Monday, August 3, 2009

I had so much fun on Lovells Island Yesterday!  First we started at the pier on the Island and quickly found our first observation stop, a cobble beach.  I learned a little more about ocean terminology, like that the wrack line is the top of the tide line (where all the seaweed is left) which I can add to my vocabulary.  There we learned about the Brazil nut phenomenon which has to do with physics and how bigger things, rocks and such, collect on top of the smaller things such as sand and smaller rocks.  I thought this was really interesting.  We collected a lot of shells including blue shell mussels and even a striped, spiral shaped shell that is definitely not native to this area.  We then moved on to learn about the Periwinkle Shell, also a shell that is not native, though there is some controversy over that.  This particular type of shell has really taken over beaches, meaning it has literally turned sandy beaches into rocky ones, by being able to hold onto the sand.  This process happened over hundreds of years so it took people a long time to notice that these little shells were literally sucking the sand out of beaches.  We then were told to find a shell that had a hole in it, as if something drilled in it, which I will later come back to some of my ideas as to what could have done that.  Our second observation was a stunning view of the Brewster Island where we sat on a lot of much larger rocks then what was found in our first observation.  Here was where I decided I would take a trip to the lighthouse before I leave Boston, thanks to Bruce!  The third observation stop was at a salt marsh, or what was left of it.  Unfortunatly, the marsh doesn't get any more water and has been taken over by two invasive species.  The most disaterous one is the pepperweed, which covers the marsh and has literally pushed out all of the native species so there is a movement right now to erradicate the pepperweed.  We found some pepperweed which is actually kind of pretty, with little white flowers on the top of it and whose root smells a lot like horseradish!  Our last stop was where we observed some canadian geese and different birds which we confirmed were oyster catchers.  Here we were told to go and turn over different rocks looking for a very small crab, with a very aggressive personality so we could later identify them.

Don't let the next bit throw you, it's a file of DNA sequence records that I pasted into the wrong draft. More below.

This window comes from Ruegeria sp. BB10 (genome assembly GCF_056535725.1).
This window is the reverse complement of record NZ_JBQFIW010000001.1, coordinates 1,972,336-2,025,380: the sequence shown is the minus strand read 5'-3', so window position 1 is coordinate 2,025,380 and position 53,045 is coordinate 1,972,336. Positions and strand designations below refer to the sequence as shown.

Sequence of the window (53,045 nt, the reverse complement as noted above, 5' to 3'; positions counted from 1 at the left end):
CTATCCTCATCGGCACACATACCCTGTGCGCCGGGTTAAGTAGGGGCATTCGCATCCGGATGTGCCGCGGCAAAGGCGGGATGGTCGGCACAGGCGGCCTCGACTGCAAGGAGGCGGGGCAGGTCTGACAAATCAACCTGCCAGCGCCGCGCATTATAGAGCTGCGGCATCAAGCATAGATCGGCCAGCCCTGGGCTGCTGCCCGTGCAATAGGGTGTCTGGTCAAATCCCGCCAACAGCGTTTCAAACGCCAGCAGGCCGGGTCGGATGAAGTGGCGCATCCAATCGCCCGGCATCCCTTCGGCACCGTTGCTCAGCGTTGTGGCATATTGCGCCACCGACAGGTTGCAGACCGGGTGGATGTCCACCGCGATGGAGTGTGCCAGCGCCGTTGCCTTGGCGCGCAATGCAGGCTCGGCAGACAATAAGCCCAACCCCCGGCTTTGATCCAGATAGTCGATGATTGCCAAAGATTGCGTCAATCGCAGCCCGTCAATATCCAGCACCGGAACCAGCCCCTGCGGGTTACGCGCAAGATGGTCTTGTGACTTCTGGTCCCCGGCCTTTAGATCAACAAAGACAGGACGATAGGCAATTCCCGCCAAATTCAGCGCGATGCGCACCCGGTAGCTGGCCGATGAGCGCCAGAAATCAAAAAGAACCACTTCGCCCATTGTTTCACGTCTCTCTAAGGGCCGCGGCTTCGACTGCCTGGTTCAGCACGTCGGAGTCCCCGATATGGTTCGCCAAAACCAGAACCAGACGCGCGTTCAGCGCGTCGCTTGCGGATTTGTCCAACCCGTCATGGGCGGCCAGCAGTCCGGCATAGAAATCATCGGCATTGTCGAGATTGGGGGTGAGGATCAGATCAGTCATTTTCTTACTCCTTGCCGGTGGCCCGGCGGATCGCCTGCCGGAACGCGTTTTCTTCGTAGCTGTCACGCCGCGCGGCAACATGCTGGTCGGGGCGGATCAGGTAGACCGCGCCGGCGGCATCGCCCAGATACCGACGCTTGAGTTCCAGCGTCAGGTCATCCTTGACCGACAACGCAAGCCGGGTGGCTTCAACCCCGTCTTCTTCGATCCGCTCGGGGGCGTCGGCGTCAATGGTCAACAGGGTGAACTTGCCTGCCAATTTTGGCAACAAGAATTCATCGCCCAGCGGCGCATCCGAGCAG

1.  What caused the holes in the Periwinkles?
After doing some research I found that the Moon Snail is the cause of the drill like holes.  This website explained that they use a part of their mouth called a radule to drill a hole in their pray, and eat it.  This website explained that the radula is kind of similar to a tongue with teeth making it possible to hold on until a hole is made. The source I used to find this was

2. What were the unusual snales?
My best guess, thanks to Bruce's helpful hints, is that the snales were dropped from the sky by a bird that preyed on them. 

3. What kind of crabs were they?
I used google to help me figure out what kind of aggressive crab this could be.  I came across this websit which led me to believe that this crab is the "Blue Crab".  This website pointed out that they are great in water and are very aggresive, and they also looked like the crab we saw, which led me to believe I found it!

Chloe Katz

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